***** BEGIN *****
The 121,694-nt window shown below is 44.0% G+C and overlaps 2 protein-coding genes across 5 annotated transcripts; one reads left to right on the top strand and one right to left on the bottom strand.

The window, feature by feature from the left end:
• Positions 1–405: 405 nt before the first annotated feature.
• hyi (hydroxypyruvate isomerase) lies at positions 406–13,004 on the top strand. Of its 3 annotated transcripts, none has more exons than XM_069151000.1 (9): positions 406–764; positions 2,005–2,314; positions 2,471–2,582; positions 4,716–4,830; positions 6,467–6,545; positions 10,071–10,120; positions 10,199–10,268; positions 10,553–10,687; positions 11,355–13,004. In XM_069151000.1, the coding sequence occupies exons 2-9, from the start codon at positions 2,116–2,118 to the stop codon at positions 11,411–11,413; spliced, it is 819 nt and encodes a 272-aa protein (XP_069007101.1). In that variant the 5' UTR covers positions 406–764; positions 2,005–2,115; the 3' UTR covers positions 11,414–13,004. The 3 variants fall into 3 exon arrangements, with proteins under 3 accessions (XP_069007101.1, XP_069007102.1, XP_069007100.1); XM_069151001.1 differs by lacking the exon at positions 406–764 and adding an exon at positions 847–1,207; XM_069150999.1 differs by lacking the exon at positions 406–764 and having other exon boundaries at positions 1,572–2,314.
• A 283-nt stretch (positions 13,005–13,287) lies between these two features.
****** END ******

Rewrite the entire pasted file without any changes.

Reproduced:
The 121,694-nt window shown below is 44.0% G+C and overlaps 2 protein-coding genes across 5 annotated transcripts; one reads left to right on the top strand and one right to left on the bottom strand.

The window, feature by feature from the left end:
• Positions 1–405: 405 nt before the first annotated feature.
• hyi (hydroxypyruvate isomerase) lies at positions 406–13,004 on the top strand. Of its 3 annotated transcripts, none has more exons than XM_069151000.1 (9): positions 406–764; positions 2,005–2,314; positions 2,471–2,582; positions 4,716–4,830; positions 6,467–6,545; positions 10,071–10,120; positions 10,199–10,268; positions 10,553–10,687; positions 11,355–13,004. In XM_069151000.1, the coding sequence occupies exons 2-9, from the start codon at positions 2,116–2,118 to the stop codon at positions 11,411–11,413; spliced, it is 819 nt and encodes a 272-aa protein (XP_069007101.1). In that variant the 5' UTR covers positions 406–764; positions 2,005–2,115; the 3' UTR covers positions 11,414–13,004. The 3 variants fall into 3 exon arrangements, with proteins under 3 accessions (XP_069007101.1, XP_069007102.1, XP_069007100.1); XM_069151001.1 differs by lacking the exon at positions 406–764 and adding an exon at positions 847–1,207; XM_069150999.1 differs by lacking the exon at positions 406–764 and having other exon boundaries at positions 1,572–2,314.
• A 283-nt stretch (positions 13,005–13,287) lies between these two features.